Creating a Hazardous Materials Spill Plan

While most companies may not believe they need a plan for hazardous spills, there are a surprising number of businesses that do. Healthcare offices, for example, may handle radioactive materials for radiotherapy and imaging. Supermarkets carry cleaning products that could be harmful to shoppers in case of a large spillage. Even mundane offices use equipment that sometimes contains caustic or poisonous materials. 

For this reason, it’s wise for companies to evaluate the potential for exposure for their employees and customers and create a hazardous spill plan for biological, chemical, and radiological substances. 

Public health experts recommend the plan look something like the following: 

RESCUE. Evacuate the spill area and provide assistance to anyone who was exposed. This might be as simple as getting those exposed to fresh air, but it could also include the use of emergency eye wash stations and decontamination showers. Different spills will require different on-the-spot treatments, so it’s wise to examine the nature of potential exposure so you can have the right equipment and first-aid materials on hand to address the problem. 

CONFINE. Close and confine the spill area to the best of your ability by closing the nearest doors to the spill area. Isolate contaminated persons and do not allow them to leave or spread the contamination. Cover drains to prevent spills from spreading throughout the work environment. Depending on the material and situation, containment might involve confining the spilled substance to a small area by using some type of absorbent material or neutralizer, but do not use this material unless you’re certain it’s right for the type of spill. Start spreading those materials around the perimeter of the spill to prevent it from expanding and work your way to the center.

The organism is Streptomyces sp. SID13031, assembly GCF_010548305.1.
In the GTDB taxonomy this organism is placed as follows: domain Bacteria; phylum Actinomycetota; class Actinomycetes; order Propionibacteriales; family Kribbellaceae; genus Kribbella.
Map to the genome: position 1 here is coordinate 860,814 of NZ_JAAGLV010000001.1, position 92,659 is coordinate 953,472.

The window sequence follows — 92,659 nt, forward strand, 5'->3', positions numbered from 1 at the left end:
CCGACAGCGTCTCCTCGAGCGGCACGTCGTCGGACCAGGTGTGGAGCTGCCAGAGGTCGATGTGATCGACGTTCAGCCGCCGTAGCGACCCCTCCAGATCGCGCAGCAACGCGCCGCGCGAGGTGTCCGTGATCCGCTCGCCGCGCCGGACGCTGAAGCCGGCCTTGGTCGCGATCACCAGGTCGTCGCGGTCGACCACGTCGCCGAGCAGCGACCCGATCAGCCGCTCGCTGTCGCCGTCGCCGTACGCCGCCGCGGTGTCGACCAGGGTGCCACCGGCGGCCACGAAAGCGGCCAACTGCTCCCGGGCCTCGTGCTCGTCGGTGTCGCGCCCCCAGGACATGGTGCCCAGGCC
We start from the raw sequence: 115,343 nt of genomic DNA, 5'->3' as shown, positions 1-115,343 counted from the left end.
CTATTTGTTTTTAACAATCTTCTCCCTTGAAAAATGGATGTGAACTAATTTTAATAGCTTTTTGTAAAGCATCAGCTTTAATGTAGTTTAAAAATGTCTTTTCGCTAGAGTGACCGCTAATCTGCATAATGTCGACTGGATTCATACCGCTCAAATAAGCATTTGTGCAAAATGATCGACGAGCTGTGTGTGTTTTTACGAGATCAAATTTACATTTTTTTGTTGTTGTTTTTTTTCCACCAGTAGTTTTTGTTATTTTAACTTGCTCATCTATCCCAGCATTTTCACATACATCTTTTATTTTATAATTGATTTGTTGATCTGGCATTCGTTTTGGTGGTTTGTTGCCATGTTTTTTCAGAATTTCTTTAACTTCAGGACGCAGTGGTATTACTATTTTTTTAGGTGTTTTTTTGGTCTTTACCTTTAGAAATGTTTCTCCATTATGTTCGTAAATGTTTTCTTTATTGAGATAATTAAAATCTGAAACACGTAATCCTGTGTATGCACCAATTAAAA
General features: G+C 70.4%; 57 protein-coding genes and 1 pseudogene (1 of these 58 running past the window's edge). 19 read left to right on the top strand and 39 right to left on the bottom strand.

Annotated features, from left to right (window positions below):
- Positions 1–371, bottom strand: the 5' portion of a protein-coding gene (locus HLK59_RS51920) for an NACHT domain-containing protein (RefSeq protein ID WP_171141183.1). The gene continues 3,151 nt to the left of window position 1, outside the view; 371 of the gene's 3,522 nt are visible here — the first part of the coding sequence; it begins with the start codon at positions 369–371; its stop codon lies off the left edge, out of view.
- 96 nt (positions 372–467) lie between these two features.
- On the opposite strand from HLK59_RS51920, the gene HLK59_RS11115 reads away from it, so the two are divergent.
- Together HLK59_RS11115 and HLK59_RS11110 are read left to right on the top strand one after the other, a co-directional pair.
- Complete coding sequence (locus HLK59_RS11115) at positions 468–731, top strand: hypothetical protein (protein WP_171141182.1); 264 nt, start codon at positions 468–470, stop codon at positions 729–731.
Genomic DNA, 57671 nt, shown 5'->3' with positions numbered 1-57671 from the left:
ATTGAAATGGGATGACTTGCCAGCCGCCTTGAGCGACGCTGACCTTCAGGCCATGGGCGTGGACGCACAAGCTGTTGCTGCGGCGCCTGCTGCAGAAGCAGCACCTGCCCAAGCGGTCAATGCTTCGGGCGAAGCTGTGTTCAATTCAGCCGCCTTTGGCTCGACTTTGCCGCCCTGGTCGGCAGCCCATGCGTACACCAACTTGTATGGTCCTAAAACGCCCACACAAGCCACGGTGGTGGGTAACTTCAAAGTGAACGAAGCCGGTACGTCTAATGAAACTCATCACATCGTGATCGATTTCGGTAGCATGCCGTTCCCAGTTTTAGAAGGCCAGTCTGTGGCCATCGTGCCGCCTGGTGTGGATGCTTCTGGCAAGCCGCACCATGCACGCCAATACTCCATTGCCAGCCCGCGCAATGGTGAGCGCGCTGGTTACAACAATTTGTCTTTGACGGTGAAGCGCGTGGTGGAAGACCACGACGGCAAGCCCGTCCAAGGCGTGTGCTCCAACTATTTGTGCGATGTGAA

REPORT. Once you have completed the “rescue” and “confine” steps, immediately notify the proper emergency response authorities, who can initiate professional containment and clean-up procedures. Provide these agencies with any details you have about the type of hazardous material spilled, estimated quantity, and location, as well as any exposures or injuries that occurred. 

SECURE. Once the authorities have been notified, secure the area until the appropriate emergency response has arrived to ensure no one enters the spill area. If the area has multiple entrances or has no doors that can be closed, locate staff at all entrances to prevent entry to the vicinity. 

CLEANUP. Do not attempt to clean up the spill on your own. There are procedures that must be followed when it comes to harmful materials. Allow qualified personnel with the appropriate training, protective equipment, and cleanup materials to do the job. 

Consult a Workplace Safety Professional

Professional workplace health and safety organizations can help you ensure your organization is prepared for a hazardous materials spill by assisting you in making a plan and having the right resources in place. In addition to providing first aid supplies and protective equipment, UniShield also offers on-site safety training that improves the welfare and productivity of your workers.

We will work with you to train your employees on safety best practices and establish a fatigue management plan. Contact us at 800-480-5855 or visit our Web site for more information.


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